Confronted and Owned: Anti-Marijuana Zealot Bill Bennett

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by Paul Armentano: The
Feds Finally Recognize the Anti-Cancer Potential of Cannabis — 36Years



It is hardly
surprising that former drug czar William Bennett would, in his
, oppose any changes to America’s criminalization
of marijuana. But it is surprising that he would lump Barney Frank
and Ron Paul’s proposal to allow states the opportunity to
enact their own marijuana policy with the effort to legalize drugs.

be clear: HR
, the Ending Federal Marijuana Prohibition Act of 2011,
by Reps. Barney Frank and Ron Paul
, does not “legalize
drugs” or even so much as legalize marijuana. Rather, this
legislation removes the power to prosecute minor marijuana offenders
from the federal government and relinquishes this authority to state
and local jurisdictions. In other words, HR 2306 is just the sort
of rebuke to the “nanny state” that conservatives like
Bennett otherwise support.

The House bill
mimics changes enacted by Congress to repeal the federal prohibition
of alcohol. Passage of this measure would remove the existing conflict
between federal law and the laws of those 16 states that already
allow for the limited use of marijuana under a physician’s

It would also
permit states that wish to fully legalize (for adults) and regulate
the responsible use, possession, production and intrastate distribution
of marijuana to be free to do so without federal interference. In
recent years, several states, including California and Massachusetts,
have considered taking such actions either legislatively or by ballot
initiative. It is likely that several additional states will be
considering this option in 2012, including Colorado and Washington.
The residents and lawmakers of these states should be free to explore
these alternate policies, including medicalization, decriminalization
and legalization, without running afoul of the federal law or the
whims of the Department of Justice.

Of course,
just as many states continued to criminalize the sale and consumption
of alcohol after the federal government’s lifting of alcohol
prohibition, many states, if not most, might continue to maintain
criminal sanctions on the use of marijuana.

But there is
no justification for the federal government to compel them to do
so. Just as state and local governments are free to enact their
own policies about the sale and use of alcohol – a mind-altering,
potentially toxic substance that harms the user more than marijuana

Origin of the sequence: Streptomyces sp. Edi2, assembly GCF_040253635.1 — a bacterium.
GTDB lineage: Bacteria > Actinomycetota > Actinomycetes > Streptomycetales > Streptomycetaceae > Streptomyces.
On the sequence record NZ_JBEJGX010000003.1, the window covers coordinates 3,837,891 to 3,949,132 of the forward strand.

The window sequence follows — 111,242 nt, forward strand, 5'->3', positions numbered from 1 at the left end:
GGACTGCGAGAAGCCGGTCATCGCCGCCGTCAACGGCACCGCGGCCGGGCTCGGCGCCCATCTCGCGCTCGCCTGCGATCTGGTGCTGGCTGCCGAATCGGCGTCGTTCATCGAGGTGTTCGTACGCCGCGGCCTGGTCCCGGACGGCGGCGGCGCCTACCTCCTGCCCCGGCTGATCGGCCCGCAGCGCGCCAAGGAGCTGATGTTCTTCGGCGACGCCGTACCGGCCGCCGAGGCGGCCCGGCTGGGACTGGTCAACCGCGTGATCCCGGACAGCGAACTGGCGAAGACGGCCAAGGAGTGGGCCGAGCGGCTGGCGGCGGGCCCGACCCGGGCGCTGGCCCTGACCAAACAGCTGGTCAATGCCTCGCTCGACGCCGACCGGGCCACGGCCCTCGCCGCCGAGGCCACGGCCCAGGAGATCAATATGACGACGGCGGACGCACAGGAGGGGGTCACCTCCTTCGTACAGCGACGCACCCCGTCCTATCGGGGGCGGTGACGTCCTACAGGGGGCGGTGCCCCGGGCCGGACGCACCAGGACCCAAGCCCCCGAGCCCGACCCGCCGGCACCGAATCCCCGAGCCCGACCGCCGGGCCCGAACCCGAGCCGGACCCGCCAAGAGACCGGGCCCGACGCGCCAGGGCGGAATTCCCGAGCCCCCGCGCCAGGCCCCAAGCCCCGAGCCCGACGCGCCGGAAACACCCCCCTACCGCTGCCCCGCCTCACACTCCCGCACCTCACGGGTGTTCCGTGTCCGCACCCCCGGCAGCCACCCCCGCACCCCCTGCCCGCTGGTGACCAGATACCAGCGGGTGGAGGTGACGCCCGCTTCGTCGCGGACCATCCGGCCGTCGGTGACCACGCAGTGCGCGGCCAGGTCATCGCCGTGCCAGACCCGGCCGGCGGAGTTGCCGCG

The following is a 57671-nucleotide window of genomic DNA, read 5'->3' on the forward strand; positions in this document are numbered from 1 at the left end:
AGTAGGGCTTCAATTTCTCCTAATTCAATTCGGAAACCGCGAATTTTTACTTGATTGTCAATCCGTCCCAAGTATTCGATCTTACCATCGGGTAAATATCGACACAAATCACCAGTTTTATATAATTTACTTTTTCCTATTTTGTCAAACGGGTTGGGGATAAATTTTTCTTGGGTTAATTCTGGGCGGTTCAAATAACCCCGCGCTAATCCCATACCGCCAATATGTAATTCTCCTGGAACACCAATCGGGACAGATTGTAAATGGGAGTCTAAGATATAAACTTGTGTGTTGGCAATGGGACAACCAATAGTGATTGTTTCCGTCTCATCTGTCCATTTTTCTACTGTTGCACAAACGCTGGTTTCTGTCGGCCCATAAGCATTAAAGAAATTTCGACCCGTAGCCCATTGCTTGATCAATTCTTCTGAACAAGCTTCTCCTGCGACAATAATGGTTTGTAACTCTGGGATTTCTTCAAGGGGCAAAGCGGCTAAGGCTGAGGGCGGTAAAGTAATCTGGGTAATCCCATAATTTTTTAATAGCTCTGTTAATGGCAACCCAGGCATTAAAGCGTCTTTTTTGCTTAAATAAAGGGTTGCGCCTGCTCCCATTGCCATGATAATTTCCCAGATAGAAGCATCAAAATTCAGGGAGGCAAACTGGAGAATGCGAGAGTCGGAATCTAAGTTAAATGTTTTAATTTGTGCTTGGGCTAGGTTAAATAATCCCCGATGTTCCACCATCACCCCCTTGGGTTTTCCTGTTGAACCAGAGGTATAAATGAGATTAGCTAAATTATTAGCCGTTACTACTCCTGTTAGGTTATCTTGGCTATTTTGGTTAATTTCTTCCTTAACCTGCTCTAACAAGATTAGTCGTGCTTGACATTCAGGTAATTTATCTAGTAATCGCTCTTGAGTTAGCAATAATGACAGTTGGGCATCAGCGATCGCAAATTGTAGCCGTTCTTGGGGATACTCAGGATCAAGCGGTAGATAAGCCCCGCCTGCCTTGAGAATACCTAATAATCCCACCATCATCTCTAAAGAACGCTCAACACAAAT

– they should be free to adopt marijuana policies that best
reflect the wishes and mores of their citizens.

Does Bill Bennett
believe that state and local governments cannot be trusted with
making such decisions on their own?

Speaking during
an online town hall in January, President Obama acknowledged the
subject of legalizing and regulating marijuana was a “legitimate
topic for debate,” even as he expressed his opposition. Yet
Texas Rep. Lamar Smith, chairman of the House Judiciary Committee,
recently boasted that he would not even consider scheduling HR 2306
for a public hearing.

There might
be another reason people like Smith and Bennett will go to such
lengths to try to stifle public discussion of the matter. To do
so would be to shine light on the fact that the federal criminalization
of marijuana has failed to reduce the public’s demand for cannabis,
and it has imposed enormous fiscal and human costs upon the American

Further, this
policy promotes disrespect for the law and reinforces ethnic and
generational divides between the public and law enforcement. Annual
data published in the FBI’s Uniform Crime Report, and compiled
by NORML, finds that police have made more than 20 million arrests
for marijuana violations since 1970, nearly 90% of them for marijuana
possession offenses only.

It is time
to stop ceding control of the marijuana market to unregulated, criminal
entrepreneurs and allow states the authority to enact common sense
regulations that seek to govern the adult use of marijuana in a
fashion similar to alcohol.

In Bennett’s
own words, “We have an illegal drug abuse epidemic in this
country.” How is such a conclusion anything but a scathing
indictment of the present policy? After 70 years of failure it is
time for an alternative approach. The “Ending Federal Marijuana
Prohibition Act of 2011? is an ideal first step.

This originally
appeared on CNN and is reprinted with permission of the author.

Paul Armentano
[send him mail] is the deputy
director of NORML and the NORML Foundation. He is also the co-author
of the new book Marijuana
Is Safer: So Why Are We Driving People To Drink?
Green Publishing, 2009).

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